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133

Collections — Woman / Accessories

Spring / Summer — 1981

Press Release

Prêt-à-porter Collection

“I looked for essential fabrics. In a suit? Gabardine or poplin as an alternative to linen. For a blouse? Striped gauze, solid crêpe in navy or white. With a summer halter top and skirt? Feathery light Flanders silk.
I favored the basic colors that are always elegant: navy, natural white, khaki. Adding the suggestion to wear them with a “red rock” brown or tabacco hue.
I focused on construction, not constriction: flat pleats, roulot seams, gold or colored topstitching, caftan-cut sleeves, asymmetrical inserts at hips for blouses as well as leather blousons”.

“I wished for spring-summer ‘81 to have a sole possible solution: reclaim a dimension of comfort, amusement, vitality; in other words, fulfill the primeval purpose of clothes. No mere throwing on blankets or rags for warmth. No mere dressing for reasons of status either.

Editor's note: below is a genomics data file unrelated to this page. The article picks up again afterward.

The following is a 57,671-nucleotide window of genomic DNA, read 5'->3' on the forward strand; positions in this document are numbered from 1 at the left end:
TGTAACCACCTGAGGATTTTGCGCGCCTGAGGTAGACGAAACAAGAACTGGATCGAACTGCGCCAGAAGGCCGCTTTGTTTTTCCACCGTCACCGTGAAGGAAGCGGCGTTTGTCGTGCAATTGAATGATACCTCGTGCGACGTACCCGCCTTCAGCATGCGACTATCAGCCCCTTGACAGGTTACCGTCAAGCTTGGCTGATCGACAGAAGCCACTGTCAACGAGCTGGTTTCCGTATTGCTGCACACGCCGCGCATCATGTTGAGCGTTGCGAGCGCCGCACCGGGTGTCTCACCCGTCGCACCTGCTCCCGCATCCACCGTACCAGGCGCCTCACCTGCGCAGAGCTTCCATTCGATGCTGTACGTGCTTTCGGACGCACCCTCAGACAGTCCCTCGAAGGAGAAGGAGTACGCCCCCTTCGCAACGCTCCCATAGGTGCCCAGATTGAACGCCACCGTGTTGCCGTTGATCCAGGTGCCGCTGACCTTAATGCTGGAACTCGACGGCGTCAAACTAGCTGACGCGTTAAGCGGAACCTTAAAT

My idea of “chic-to-chic” comes from the spontaneity of elegant women: for example, navy or white cabans with billowy folded-pleat sleeves, worn with vaguely Moroccan pantskirts in tobacco colored leather.
I wanted to give back to the suit the neatness of collarless jackets, burberry style buttons, and flat thin wrap pleats: one at the back, another along the lapel, pockets and slits.
I looked for essential fabrics. In a suit? Gabardine or poplin as an alternative to linen. For a blouse? Striped gauze, solid crêpe in navy or white. With a summer halter top and skirt? Feathery light Flanders silk.
I favored the basic colors that are always elegant: navy, natural white, khaki. Adding the suggestion to wear them with a “red rock” brown or tabacco hue.
I focused on construction, not constriction: flat pleats, roulot seams, gold or colored topstitching, caftan-cut sleeves, asymmetrical inserts at hips for blouses as well as leather blousons.
I transformed pants: to keep them as an irreplaceable part of the wardrobe but at the same time take them out of a “classic” dimension, I reinvented Moroccan pants – over the ankle, under the knee. Not even a hint of folk look.
I challenged the banality of the jumpsuit, trying to think of it with clean square cuts, like cut-out dresses for paper dolls.
I surrendered to a touch of undulation: long navy crepe dresses, straight and sexy, falling softly down to gathered hems, legs in sight, V-neck collars opening into two long lapels”.

Gianfranco Ferré